The Royal Australian Navy’s (RANs) two largest warships, the Canberra-class landing helicopter docks (LHD) HMAS Canberra and HMAS Adelaide, have achieved final operational capability, the Australian Department of Defense (DoD) announced on November 12.
Australian Minister of Defense, Linda Reynolds, said in a statement that the two warships are ready to be deployed on amphibious operations such as humanitarian assistance and disaster relief, and amphibious warfare.
“The Australian Defense Force’s amphibious capability is an integral part of Australia’s strategic posture and this milestone is another step in Navy’s roadmap to delivering amphibious excellence,” Reynold noted.
HMAS Canberra was commissioned in November 2014, while HMAS Adelaide entered service in December 2015. Each Canberra-class LHD has a crew of 357.
The 27,500-tonne, 230 m-long amphibious assault ships can carry six helicopters—six-medium sized or four heavy lift rotorcraft–and four small LCM 1E landing craft that can accommodate the Australian Army’s M1A1 main battle tank.
Each ship can accommodate over 1,100 assault troops along with their equipment and around 110 vehicles. In addition, the Canberra-class can carry up to a million liters of aviation fuel.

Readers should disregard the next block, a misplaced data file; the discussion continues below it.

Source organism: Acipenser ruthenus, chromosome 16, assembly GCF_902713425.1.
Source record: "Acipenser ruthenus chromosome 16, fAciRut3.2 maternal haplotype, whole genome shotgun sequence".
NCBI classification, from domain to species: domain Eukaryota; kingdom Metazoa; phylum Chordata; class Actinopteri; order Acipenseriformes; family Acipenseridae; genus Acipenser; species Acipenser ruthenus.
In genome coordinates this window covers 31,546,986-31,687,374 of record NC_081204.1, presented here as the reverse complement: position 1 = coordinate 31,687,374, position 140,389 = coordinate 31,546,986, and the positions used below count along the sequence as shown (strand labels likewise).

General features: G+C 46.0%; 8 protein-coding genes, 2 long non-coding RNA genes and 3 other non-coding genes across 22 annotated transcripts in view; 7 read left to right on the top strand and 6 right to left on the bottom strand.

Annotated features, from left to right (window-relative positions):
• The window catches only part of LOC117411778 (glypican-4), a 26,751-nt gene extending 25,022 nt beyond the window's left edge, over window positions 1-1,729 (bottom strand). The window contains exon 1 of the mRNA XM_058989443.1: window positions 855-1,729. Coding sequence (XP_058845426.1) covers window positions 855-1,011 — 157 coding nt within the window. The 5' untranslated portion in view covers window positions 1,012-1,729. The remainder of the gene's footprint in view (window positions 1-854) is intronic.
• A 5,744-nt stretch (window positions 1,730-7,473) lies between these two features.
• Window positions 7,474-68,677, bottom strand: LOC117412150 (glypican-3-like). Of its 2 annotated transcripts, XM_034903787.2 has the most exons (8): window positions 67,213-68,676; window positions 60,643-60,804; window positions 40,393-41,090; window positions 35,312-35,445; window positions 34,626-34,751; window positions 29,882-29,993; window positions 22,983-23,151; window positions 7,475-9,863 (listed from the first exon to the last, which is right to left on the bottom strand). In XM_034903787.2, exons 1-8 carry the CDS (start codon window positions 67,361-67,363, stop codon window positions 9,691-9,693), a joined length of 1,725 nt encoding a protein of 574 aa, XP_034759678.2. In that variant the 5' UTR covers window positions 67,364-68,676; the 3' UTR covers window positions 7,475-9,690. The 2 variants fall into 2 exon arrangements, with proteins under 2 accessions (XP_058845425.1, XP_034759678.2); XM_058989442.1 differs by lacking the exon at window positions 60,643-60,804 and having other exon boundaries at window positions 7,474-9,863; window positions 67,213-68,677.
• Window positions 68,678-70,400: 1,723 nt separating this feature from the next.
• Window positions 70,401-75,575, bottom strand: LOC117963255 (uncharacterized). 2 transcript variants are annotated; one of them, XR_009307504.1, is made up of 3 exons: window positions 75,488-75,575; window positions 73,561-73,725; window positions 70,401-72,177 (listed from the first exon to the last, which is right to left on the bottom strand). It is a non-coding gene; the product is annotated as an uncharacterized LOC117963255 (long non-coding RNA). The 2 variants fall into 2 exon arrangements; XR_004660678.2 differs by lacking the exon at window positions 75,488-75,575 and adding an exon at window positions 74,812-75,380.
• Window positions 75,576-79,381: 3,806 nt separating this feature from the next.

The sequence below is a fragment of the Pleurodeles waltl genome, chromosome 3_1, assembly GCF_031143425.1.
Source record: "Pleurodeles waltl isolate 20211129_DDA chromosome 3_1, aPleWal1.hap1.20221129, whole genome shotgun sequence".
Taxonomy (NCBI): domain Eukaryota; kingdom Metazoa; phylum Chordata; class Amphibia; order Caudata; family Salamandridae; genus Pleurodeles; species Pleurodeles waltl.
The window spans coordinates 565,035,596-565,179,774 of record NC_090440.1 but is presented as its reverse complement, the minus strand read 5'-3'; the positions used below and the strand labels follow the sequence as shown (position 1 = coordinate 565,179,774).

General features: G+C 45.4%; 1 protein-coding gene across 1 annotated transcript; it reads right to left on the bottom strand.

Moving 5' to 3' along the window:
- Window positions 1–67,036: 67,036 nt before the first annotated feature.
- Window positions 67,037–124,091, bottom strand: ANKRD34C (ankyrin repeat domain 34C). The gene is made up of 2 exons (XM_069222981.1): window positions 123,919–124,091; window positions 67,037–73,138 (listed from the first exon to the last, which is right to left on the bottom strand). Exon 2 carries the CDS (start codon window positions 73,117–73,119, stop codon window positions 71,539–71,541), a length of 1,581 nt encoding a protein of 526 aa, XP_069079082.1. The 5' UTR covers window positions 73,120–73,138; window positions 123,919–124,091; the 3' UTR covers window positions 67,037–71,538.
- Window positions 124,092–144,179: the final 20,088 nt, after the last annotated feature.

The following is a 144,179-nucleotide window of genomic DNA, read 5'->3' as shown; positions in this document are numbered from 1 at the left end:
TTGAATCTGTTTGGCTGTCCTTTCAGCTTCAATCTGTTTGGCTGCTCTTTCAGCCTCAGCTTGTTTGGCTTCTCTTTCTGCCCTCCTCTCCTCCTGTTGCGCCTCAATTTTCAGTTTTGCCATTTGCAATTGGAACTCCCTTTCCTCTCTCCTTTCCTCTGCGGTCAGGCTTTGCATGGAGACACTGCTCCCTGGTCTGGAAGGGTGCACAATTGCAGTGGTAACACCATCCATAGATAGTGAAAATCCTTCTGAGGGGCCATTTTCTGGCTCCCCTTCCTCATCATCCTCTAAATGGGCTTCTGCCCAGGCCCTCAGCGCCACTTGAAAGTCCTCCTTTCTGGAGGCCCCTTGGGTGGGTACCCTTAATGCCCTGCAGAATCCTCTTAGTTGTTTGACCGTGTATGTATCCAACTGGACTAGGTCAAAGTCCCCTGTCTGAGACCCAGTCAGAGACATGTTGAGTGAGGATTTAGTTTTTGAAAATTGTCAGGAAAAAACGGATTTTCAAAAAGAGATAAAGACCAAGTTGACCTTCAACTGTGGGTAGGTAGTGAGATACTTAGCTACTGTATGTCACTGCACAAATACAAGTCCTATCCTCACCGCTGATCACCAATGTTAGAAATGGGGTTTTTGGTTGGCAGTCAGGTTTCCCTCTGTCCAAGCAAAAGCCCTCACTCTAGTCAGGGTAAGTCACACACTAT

The ships, when fully loaded, have a maximum range of 9,000 nautical miles (at an economic speed of 15 knots) and can achieve top speeds of 21 knots. The ships will form the core of the RANs planned new amphibious ready groups (ARGs).
“As we transition to a more technologically advanced navy, our goal is to be capable of conducting sustained combat operations as part of a joint force,” the head of the RAN, Vice Admiral Michael Noonan, said on November 12.
The Canberra-class is based on the design of the Spanish Navy’s light aircraft carrier Juan Carlos I.
Notably, the ships feature a ski-jump flight deck, which has raised speculations that the RAN may eventually upgrade the Canberra-class to operate the F-35B, capable of vertical or short takeoffs and vertical landings (STOVL) without requiring a catapult launcher.
The Australian government rejected the proposal as too costly. However, as Robert Farley points out, the debate over the warships’ conversion will likely continue:
The pro-F-35B case rests on several prongs. First, the Canberra-class can, with the appropriate modifications, operate the F-35B. This would give the RAN some capabilities that it has not possessed since the 1980s. Moreover, the F-35B is, because of its sensor and communications capabilities, uniquely appropriate for operating off light carriers such as the Canberra. Finally, with its ability to operate from small and unprepared airfields, the F-35B potentially offers more operational flexibility than its cousin [the F-35A].
(The Royal Australian Air Force (RAAF) is expected to receive a total of 72 F-35A Joint Strike Fighter aircraft with the entire F-35A fleet slated to reach full operating capability by 2023.)
The case against the F-35B rests principally on the arguments that a conversion would be technically complex and also dilute the Canberra’s LHDs amphibious warfare mission.
The two ships of the Canberra-class are home-ported at Garden Island, Sydney.